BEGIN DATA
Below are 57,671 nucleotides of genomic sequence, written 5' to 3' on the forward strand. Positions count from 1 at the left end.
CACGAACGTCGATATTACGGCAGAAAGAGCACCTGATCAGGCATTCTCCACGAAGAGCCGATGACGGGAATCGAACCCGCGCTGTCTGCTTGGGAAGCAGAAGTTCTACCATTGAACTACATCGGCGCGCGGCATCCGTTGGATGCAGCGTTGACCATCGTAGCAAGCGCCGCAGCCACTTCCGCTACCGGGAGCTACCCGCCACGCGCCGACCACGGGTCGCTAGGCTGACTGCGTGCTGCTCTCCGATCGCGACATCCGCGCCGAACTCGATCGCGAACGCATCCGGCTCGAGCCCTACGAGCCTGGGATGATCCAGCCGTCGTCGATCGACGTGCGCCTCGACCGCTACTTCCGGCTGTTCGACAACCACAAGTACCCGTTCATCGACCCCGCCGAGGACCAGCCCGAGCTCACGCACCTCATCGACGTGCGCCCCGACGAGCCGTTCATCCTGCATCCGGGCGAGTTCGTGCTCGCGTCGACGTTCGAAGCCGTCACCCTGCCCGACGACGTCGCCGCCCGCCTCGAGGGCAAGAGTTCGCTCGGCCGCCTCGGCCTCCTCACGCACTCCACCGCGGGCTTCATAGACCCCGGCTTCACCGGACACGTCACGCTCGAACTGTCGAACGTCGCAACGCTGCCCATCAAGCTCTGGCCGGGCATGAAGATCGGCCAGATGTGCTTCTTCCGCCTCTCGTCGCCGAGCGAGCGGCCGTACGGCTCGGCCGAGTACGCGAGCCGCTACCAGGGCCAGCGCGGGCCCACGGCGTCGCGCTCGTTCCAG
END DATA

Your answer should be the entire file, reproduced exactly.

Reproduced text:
Below are 57,671 nucleotides of genomic sequence, written 5' to 3' on the forward strand. Positions count from 1 at the left end.
CACGAACGTCGATATTACGGCAGAAAGAGCACCTGATCAGGCATTCTCCACGAAGAGCCGATGACGGGAATCGAACCCGCGCTGTCTGCTTGGGAAGCAGAAGTTCTACCATTGAACTACATCGGCGCGCGGCATCCGTTGGATGCAGCGTTGACCATCGTAGCAAGCGCCGCAGCCACTTCCGCTACCGGGAGCTACCCGCCACGCGCCGACCACGGGTCGCTAGGCTGACTGCGTGCTGCTCTCCGATCGCGACATCCGCGCCGAACTCGATCGCGAACGCATCCGGCTCGAGCCCTACGAGCCTGGGATGATCCAGCCGTCGTCGATCGACGTGCGCCTCGACCGCTACTTCCGGCTGTTCGACAACCACAAGTACCCGTTCATCGACCCCGCCGAGGACCAGCCCGAGCTCACGCACCTCATCGACGTGCGCCCCGACGAGCCGTTCATCCTGCATCCGGGCGAGTTCGTGCTCGCGTCGACGTTCGAAGCCGTCACCCTGCCCGACGACGTCGCCGCCCGCCTCGAGGGCAAGAGTTCGCTCGGCCGCCTCGGCCTCCTCACGCACTCCACCGCGGGCTTCATAGACCCCGGCTTCACCGGACACGTCACGCTCGAACTGTCGAACGTCGCAACGCTGCCCATCAAGCTCTGGCCGGGCATGAAGATCGGCCAGATGTGCTTCTTCCGCCTCTCGTCGCCGAGCGAGCGGCCGTACGGCTCGGCCGAGTACGCGAGCCGCTACCAGGGCCAGCGCGGGCCCACGGCGTCGCGCTCGTTCCAG